The U.S. government’s approach to delivering food aid overseas is endangering lives, say a bipartisan pair of senators who recently returned from a visit to a refugee camp in Uganda. Republican Sen. Bob Corker of Tennessee and Sen. Chris Coons, a Democrat from Delaware, are urging reform to better deal with 20 million people facing famine worldwide.
As many as 1.4 million children in Nigeria, Somalia, South Sudan and Yemen are at risk of dying from famine, according to UNICEF. U.N. agencies are appealing for emergency support to help tens of millions of people suffering from hunger across the four countries, before they descend into famine. Famine was declared in parts of South Sudan on Monday. Formally invoking the world famine for the northern-central part of the country means that hunger is starting to kill people and will continue if nothing is done.
More than 7 million people living in West Africa’s Lake Chad basin are surviving on just one meal a day, a U.N. official warned. With millions of Nigerians displayed from their homes, a regional crisis is brewing. U.N. Humanitarian Coordinator for the Sahel Toby Lanzer said that international help is crucial for people living in Cameroon, Chad, Niger and Nigeria, and to prevent a deadly hunger crisis.
More than three months after Hurricane Matthew, Haiti is suffering one of the worst hunger crises in its recent history, with aid groups striving to restore food security for almost 1 million people.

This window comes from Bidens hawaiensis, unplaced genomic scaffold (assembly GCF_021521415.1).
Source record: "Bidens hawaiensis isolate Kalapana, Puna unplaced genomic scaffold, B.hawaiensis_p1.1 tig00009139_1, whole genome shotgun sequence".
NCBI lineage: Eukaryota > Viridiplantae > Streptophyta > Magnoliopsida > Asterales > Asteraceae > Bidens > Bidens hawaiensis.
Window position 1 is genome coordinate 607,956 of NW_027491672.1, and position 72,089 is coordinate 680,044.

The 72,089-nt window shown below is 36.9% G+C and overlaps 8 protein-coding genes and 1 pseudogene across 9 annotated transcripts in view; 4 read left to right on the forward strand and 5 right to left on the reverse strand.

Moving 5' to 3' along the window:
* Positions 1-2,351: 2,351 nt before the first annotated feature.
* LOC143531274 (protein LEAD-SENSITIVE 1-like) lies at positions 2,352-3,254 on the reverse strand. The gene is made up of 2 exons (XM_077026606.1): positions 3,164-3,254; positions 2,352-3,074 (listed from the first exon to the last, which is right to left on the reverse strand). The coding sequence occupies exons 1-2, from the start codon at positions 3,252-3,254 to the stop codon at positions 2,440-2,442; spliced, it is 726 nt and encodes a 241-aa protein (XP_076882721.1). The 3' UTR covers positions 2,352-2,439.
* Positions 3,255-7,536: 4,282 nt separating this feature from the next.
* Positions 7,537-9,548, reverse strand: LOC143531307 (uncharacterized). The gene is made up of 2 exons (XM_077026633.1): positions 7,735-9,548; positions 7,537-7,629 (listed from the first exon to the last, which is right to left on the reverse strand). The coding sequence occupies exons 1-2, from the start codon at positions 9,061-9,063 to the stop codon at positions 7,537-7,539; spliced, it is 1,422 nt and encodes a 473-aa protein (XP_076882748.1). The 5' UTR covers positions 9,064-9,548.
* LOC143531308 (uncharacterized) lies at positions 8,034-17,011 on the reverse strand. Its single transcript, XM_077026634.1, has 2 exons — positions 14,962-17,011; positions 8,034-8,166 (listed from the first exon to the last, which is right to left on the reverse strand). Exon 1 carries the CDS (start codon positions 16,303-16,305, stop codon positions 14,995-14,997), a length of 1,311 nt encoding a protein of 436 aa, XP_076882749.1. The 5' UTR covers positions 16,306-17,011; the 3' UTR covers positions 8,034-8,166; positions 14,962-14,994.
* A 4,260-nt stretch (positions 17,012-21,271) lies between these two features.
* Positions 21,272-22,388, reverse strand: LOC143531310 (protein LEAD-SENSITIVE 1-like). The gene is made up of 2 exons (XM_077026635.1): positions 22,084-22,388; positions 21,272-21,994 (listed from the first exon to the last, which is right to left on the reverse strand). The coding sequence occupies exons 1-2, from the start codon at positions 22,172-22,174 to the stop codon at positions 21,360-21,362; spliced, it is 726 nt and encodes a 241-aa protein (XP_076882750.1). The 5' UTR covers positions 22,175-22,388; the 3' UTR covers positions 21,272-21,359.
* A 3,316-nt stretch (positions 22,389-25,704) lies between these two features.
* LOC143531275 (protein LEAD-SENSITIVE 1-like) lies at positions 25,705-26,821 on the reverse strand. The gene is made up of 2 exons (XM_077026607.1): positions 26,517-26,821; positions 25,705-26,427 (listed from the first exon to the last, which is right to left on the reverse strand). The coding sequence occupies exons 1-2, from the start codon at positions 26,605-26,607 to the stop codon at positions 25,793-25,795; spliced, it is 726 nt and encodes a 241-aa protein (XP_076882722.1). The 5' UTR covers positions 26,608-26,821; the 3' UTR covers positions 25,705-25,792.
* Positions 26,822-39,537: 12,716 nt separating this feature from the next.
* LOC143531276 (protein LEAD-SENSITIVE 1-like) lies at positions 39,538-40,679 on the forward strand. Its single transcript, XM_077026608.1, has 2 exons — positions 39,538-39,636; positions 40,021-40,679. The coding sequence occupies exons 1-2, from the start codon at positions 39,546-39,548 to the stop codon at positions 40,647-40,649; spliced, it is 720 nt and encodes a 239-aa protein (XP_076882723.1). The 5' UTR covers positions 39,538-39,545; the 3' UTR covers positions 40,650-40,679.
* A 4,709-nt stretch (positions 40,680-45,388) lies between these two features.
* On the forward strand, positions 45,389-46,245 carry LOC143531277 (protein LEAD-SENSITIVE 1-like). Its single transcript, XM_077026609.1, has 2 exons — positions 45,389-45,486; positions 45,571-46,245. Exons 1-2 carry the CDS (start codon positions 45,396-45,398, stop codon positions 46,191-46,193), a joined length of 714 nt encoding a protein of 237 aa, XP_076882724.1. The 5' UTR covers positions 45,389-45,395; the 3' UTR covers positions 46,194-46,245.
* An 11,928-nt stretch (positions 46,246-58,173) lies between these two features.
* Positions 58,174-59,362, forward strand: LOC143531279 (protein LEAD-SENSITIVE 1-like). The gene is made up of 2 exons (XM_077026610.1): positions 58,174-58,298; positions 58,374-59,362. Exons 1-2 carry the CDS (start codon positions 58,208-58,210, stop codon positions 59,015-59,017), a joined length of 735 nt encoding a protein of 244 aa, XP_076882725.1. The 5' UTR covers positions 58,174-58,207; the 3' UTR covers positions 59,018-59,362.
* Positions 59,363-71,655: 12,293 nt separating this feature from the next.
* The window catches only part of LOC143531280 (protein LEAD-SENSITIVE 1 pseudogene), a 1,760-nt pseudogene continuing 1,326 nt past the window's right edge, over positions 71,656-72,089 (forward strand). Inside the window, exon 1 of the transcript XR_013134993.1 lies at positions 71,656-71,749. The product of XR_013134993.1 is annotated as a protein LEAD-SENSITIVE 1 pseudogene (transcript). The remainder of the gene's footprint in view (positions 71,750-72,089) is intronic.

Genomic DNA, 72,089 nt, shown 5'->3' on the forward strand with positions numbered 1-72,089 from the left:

More than 9 million people in Afghanistan are in need of humanitarian assistance in 2017. The number of people facing hunger is of particular concern, the U.N. has warned. Some 1.8 million people are acutely malnourished – 1.3 million are children under 5 years old.
More than 2 million children in Yemen are acutely malnourished, UNICEF officials said today. In response, U.K.-based aid groups will launch an appeal to fund their humanitarian response on Tuesday.
A growing hunger crisis and inadequate humanitarian response are conspiring against children in northeastern Nigeria. As many as half of all children under 5 years old are acutely malnourished, according to Save the Children. If nothing is done, up to 75,000 children could die – about 205 a day.
Amid hunger, cholera and daily attacks in Yemen, the U.N. humanitarian chief warned, an entire generation has nearly lost its formative years, underscoring the need for peace.
In a rare act of bipartisanship, the U.S. House of Representatives passed the Global Food Security Act (S. 1252). It…
Some good news: the El Niño weather phenomenon that caused drought and food insecurity for tens of millions of people in sub-Saharan…